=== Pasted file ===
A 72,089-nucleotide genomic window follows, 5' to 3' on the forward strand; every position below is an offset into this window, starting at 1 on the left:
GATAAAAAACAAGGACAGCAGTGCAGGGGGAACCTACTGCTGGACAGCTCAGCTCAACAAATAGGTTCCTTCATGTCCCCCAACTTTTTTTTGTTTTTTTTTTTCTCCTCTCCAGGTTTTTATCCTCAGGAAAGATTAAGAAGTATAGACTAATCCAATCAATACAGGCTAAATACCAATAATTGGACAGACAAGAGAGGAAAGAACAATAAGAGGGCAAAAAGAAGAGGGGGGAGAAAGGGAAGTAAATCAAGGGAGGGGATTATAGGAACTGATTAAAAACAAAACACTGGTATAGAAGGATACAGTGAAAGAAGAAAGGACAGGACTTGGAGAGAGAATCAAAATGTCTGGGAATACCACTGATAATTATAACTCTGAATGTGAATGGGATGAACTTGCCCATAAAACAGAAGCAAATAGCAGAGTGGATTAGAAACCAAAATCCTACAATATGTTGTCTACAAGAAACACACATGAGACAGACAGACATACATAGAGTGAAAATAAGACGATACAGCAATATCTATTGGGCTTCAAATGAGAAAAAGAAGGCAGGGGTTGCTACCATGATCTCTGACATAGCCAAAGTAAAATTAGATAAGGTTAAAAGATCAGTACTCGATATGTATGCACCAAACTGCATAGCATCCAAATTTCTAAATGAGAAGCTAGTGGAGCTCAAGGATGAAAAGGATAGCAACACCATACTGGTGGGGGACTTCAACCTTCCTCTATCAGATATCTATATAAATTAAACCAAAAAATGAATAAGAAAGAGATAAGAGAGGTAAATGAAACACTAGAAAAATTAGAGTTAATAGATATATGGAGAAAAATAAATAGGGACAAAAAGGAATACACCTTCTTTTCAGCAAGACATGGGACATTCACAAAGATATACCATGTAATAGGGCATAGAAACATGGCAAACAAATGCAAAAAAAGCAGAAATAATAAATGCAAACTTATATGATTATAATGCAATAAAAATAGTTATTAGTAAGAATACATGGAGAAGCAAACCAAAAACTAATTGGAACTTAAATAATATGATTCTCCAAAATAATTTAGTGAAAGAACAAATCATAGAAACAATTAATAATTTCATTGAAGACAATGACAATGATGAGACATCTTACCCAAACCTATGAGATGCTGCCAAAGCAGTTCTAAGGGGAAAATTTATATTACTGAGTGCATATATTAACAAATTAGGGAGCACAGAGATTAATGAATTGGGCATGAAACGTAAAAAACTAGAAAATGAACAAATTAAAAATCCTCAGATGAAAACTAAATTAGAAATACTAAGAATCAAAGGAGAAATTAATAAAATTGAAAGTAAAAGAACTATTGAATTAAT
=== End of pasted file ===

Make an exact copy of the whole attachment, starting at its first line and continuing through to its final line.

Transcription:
A 72,089-nucleotide genomic window follows, 5' to 3' on the forward strand; every position below is an offset into this window, starting at 1 on the left:
GATAAAAAACAAGGACAGCAGTGCAGGGGGAACCTACTGCTGGACAGCTCAGCTCAACAAATAGGTTCCTTCATGTCCCCCAACTTTTTTTTGTTTTTTTTTTTCTCCTCTCCAGGTTTTTATCCTCAGGAAAGATTAAGAAGTATAGACTAATCCAATCAATACAGGCTAAATACCAATAATTGGACAGACAAGAGAGGAAAGAACAATAAGAGGGCAAAAAGAAGAGGGGGGAGAAAGGGAAGTAAATCAAGGGAGGGGATTATAGGAACTGATTAAAAACAAAACACTGGTATAGAAGGATACAGTGAAAGAAGAAAGGACAGGACTTGGAGAGAGAATCAAAATGTCTGGGAATACCACTGATAATTATAACTCTGAATGTGAATGGGATGAACTTGCCCATAAAACAGAAGCAAATAGCAGAGTGGATTAGAAACCAAAATCCTACAATATGTTGTCTACAAGAAACACACATGAGACAGACAGACATACATAGAGTGAAAATAAGACGATACAGCAATATCTATTGGGCTTCAAATGAGAAAAAGAAGGCAGGGGTTGCTACCATGATCTCTGACATAGCCAAAGTAAAATTAGATAAGGTTAAAAGATCAGTACTCGATATGTATGCACCAAACTGCATAGCATCCAAATTTCTAAATGAGAAGCTAGTGGAGCTCAAGGATGAAAAGGATAGCAACACCATACTGGTGGGGGACTTCAACCTTCCTCTATCAGATATCTATATAAATTAAACCAAAAAATGAATAAGAAAGAGATAAGAGAGGTAAATGAAACACTAGAAAAATTAGAGTTAATAGATATATGGAGAAAAATAAATAGGGACAAAAAGGAATACACCTTCTTTTCAGCAAGACATGGGACATTCACAAAGATATACCATGTAATAGGGCATAGAAACATGGCAAACAAATGCAAAAAAAGCAGAAATAATAAATGCAAACTTATATGATTATAATGCAATAAAAATAGTTATTAGTAAGAATACATGGAGAAGCAAACCAAAAACTAATTGGAACTTAAATAATATGATTCTCCAAAATAATTTAGTGAAAGAACAAATCATAGAAACAATTAATAATTTCATTGAAGACAATGACAATGATGAGACATCTTACCCAAACCTATGAGATGCTGCCAAAGCAGTTCTAAGGGGAAAATTTATATTACTGAGTGCATATATTAACAAATTAGGGAGCACAGAGATTAATGAATTGGGCATGAAACGTAAAAAACTAGAAAATGAACAAATTAAAAATCCTCAGATGAAAACTAAATTAGAAATACTAAGAATCAAAGGAGAAATTAATAAAATTGAAAGTAAAAGAACTATTGAATTAAT